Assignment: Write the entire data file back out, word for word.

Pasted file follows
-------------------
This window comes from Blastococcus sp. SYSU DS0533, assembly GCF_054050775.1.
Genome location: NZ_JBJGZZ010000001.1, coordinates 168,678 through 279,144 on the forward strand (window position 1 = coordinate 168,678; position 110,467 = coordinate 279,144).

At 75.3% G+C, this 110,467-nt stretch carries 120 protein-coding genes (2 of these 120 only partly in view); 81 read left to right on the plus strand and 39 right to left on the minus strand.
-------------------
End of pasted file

This window comes from Blastococcus sp. SYSU DS0533, assembly GCF_054050775.1.
Genome location: NZ_JBJGZZ010000001.1, coordinates 168,678 through 279,144 on the forward strand (window position 1 = coordinate 168,678; position 110,467 = coordinate 279,144).

At 75.3% G+C, this 110,467-nt stretch carries 120 protein-coding genes (2 of these 120 only partly in view); 81 read left to right on the plus strand and 39 right to left on the minus strand.